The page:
We speak with one of the more than 650 workers calling on Google’s parent company Alphabet to protect the location and browser history of people searching for information on abortion. A petition led by the Alphabet Workers Union also demands the company block advertisements that misleadingly direct users to so-called crisis pregnancy centers, a tactic employed by anti-abortion activists to lure patients to discourage them from seeking abortions. “Systems like Google, that know everything about you, can now be used against you,” says Alejandra Beatty, technical program manager at Alphabet healthcare subsidiary Verily and southwest chapter lead with the Alphabet Workers Union. She says organizers are also asking Google to extend its abortion benefits — including relocation support for employees hoping to move to states where abortion isn’t criminalized, and travel and healthcare costs for any out-of-state abortion procedures — to contractors who make up about half of the company’s workforce.
AMY GOODMAN: This is Democracy Now!, democracynow.org, The War and Peace Report. I’m Amy Goodman.
More than 650 Google workers have signed a petition demanding the mega tech company protect the location and browser history of people searching for content and information on abortion from law enforcement agencies. The petition is led by the Alphabet Workers Union, which is also asking Google to extend its abortion benefits — including relocation support for workers hoping to move to states where abortion isn’t criminalized, and travel and healthcare costs for any out-of-state abortion procedures — to contractors, to stop donating money to politicians who supported the overturning of Roe v. Wade through Google political action committee NetPAC, and to block advertisements that misleadingly direct users to anti-abortion so-called pregnancy crisis centers.
This comes amidst mounting concerns police in states with abortion bans will use Google data to target and prosecute people seeking abortion. Just earlier this month in Nebraska, a mother and her teenage daughter were charged with felonies after the mother helped her daughter obtain a medication abortion. Authorities built their case in part on private Facebook messages between the mother and daughter, which were obtained through a warrant.
For more, we go to Denver, Colorado. We’re joined by Alejandra Beatty, the southwest chapter lead with the Alphabet Workers Union. Alejandra is technical program manager for Alphabet’s healthcare subsidiary Verily.
Welcome to Democracy Now!, Alejandra. Can you talk about what your demands are? Start off with this case that took place with the warrant that got the information, the conversation on Facebook between the mother and daughter, and how this has affected so many people.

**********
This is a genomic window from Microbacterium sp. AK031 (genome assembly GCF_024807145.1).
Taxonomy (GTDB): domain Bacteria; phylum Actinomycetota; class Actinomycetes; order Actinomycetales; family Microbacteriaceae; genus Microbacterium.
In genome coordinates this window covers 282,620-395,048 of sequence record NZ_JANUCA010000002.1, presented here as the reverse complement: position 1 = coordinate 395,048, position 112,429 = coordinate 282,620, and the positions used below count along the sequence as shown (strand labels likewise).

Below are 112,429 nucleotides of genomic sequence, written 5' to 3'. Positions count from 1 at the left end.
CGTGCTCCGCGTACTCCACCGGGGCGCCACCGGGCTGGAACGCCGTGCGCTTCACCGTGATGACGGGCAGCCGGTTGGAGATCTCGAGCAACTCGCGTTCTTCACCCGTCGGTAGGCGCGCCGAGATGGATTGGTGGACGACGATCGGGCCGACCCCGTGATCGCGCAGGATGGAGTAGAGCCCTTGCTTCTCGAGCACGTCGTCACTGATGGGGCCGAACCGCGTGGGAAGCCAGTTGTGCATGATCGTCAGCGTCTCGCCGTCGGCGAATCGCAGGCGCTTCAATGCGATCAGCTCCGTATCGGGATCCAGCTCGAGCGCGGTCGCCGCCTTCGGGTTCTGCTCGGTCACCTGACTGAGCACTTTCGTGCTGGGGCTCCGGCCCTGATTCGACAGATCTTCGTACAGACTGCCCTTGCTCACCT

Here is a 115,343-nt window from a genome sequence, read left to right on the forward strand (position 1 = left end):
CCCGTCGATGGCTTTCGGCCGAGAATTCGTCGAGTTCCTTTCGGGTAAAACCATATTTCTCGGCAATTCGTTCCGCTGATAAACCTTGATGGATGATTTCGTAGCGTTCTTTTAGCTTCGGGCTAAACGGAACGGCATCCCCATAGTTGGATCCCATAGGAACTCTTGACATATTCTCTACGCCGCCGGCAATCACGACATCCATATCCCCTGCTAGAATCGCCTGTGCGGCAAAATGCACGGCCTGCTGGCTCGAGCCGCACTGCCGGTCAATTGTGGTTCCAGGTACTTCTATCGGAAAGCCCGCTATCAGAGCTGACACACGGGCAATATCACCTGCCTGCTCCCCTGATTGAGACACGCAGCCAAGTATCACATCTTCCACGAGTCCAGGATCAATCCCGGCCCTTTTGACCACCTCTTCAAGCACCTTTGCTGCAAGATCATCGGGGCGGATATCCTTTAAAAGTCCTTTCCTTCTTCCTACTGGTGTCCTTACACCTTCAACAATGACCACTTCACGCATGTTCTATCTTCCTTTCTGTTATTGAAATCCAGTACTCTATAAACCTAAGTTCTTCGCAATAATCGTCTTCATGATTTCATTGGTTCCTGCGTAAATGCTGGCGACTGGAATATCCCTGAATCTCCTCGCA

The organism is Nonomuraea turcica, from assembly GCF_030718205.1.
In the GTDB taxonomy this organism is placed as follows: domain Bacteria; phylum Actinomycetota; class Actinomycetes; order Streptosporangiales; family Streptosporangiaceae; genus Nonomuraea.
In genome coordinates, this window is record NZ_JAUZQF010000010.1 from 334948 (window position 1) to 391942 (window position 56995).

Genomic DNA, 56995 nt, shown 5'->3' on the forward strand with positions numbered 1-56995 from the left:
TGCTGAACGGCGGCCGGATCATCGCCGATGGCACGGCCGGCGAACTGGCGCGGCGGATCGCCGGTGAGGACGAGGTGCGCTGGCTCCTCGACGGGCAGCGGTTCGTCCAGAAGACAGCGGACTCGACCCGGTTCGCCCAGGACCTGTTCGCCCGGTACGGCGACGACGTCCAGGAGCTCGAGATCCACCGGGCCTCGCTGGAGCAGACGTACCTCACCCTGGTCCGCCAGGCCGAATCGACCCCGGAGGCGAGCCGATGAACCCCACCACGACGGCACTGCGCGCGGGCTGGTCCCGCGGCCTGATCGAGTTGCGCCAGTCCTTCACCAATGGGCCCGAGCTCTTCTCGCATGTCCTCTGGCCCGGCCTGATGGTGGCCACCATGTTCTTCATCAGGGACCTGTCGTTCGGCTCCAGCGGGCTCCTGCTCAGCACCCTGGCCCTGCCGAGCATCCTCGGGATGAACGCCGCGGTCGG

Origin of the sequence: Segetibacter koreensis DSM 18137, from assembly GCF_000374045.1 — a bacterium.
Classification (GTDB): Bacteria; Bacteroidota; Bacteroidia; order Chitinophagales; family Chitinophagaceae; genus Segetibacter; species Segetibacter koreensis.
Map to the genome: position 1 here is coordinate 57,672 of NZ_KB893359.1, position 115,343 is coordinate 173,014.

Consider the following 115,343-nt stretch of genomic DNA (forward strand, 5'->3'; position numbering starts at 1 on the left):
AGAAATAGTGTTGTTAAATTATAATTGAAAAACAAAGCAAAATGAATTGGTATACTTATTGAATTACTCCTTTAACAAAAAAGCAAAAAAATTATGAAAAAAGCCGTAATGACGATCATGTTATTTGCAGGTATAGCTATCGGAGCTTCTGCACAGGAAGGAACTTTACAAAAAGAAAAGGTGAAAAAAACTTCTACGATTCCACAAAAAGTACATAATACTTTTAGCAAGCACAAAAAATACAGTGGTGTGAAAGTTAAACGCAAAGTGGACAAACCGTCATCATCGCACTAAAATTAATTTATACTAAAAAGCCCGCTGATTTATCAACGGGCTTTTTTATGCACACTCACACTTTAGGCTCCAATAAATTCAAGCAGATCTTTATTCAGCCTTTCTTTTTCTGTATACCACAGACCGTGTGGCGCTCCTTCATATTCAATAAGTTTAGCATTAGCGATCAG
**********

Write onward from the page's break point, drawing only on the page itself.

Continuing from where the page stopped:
ALEJANDRA BEATTY: [inaudible] important perspective to have. We are now in a situation where the information that you consider private, the data about yourself, and, unfortunately, the criminalization of pregnancy, now very much means that systems like Google, that know everything about you, can now be used against you. And that is a — it’s a crazy world to think that we are in that space, but it is where we are at now. So part of our petition demands are that we address this immediately. And we saw some addressing of these issues. We already saw Maps make a commitment to wipe out data should you visit a clinic. But there’s just so much more that has to be addressed, that we know that users expect privacy and expect their information to be secure, and we have to meet that need for them.
AMY GOODMAN: So, talk about the kind of information that Google has, for example, if you do a search on a medication abortion or you’re in a state like Texas and you have to go to another state, so you start searching for where abortion is legal. Explain what Google can do with this, and what you’re demanding they do.
ALEJANDRA BEATTY: Right. So, again, the systems are built on knowing everything about you. It’s part of how Google essentially makes money through ads. I actually did this myself recently, because I hadn’t yet experienced this, so I searched for abortions near a local city. And sure enough, when I looked at the results for them, I found clinics — things that call themselves clinics, but they weren’t actually clinics. They provided absolutely no medical services around abortion. And in fact, an ad even came up for one of them. Now, in this world where millions of people are now impacted and cannot find providers and clinics near them and have to travel out of state, the amount of disinformation that this provides is phenomenal to think about the impact that this has to people who are just looking for healthcare, and that the information that we have, basically, we know a lot about what you, in particular, do.